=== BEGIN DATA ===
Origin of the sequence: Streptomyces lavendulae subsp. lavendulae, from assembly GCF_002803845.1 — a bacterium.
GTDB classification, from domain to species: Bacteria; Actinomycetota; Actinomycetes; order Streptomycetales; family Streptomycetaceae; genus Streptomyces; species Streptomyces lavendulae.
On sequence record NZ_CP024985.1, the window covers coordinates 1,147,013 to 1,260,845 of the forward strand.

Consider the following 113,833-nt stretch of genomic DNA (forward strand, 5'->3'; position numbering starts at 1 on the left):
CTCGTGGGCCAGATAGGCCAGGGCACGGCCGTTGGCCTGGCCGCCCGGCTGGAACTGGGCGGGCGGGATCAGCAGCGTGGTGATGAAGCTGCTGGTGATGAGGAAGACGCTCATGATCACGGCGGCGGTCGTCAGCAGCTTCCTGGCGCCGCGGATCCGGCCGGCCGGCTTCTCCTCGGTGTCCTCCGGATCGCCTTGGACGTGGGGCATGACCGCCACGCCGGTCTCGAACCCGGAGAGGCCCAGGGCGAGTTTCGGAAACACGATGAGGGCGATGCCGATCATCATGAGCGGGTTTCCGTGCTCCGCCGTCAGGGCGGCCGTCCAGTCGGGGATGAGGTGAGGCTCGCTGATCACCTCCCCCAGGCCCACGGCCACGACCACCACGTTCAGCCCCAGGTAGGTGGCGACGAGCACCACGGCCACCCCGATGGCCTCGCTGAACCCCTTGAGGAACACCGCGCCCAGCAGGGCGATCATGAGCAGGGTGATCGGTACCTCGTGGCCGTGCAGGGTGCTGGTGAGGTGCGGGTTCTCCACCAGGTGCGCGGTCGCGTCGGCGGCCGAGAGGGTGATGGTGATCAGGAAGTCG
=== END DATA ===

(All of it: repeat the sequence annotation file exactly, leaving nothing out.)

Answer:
Origin of the sequence: Streptomyces lavendulae subsp. lavendulae, from assembly GCF_002803845.1 — a bacterium.
GTDB classification, from domain to species: Bacteria; Actinomycetota; Actinomycetes; order Streptomycetales; family Streptomycetaceae; genus Streptomyces; species Streptomyces lavendulae.
On sequence record NZ_CP024985.1, the window covers coordinates 1,147,013 to 1,260,845 of the forward strand.

Consider the following 113,833-nt stretch of genomic DNA (forward strand, 5'->3'; position numbering starts at 1 on the left):
CTCGTGGGCCAGATAGGCCAGGGCACGGCCGTTGGCCTGGCCGCCCGGCTGGAACTGGGCGGGCGGGATCAGCAGCGTGGTGATGAAGCTGCTGGTGATGAGGAAGACGCTCATGATCACGGCGGCGGTCGTCAGCAGCTTCCTGGCGCCGCGGATCCGGCCGGCCGGCTTCTCCTCGGTGTCCTCCGGATCGCCTTGGACGTGGGGCATGACCGCCACGCCGGTCTCGAACCCGGAGAGGCCCAGGGCGAGTTTCGGAAACACGATGAGGGCGATGCCGATCATCATGAGCGGGTTTCCGTGCTCCGCCGTCAGGGCGGCCGTCCAGTCGGGGATGAGGTGAGGCTCGCTGATCACCTCCCCCAGGCCCACGGCCACGACCACCACGTTCAGCCCCAGGTAGGTGGCGACGAGCACCACGGCCACCCCGATGGCCTCGCTGAACCCCTTGAGGAACACCGCGCCCAGCAGGGCGATCATGAGCAGGGTGATCGGTACCTCGTGGCCGTGCAGGGTGCTGGTGAGGTGCGGGTTCTCCACCAGGTGCGCGGTCGCGTCGGCGGCCGAGAGGGTGATGGTGATCAGGAAGTCG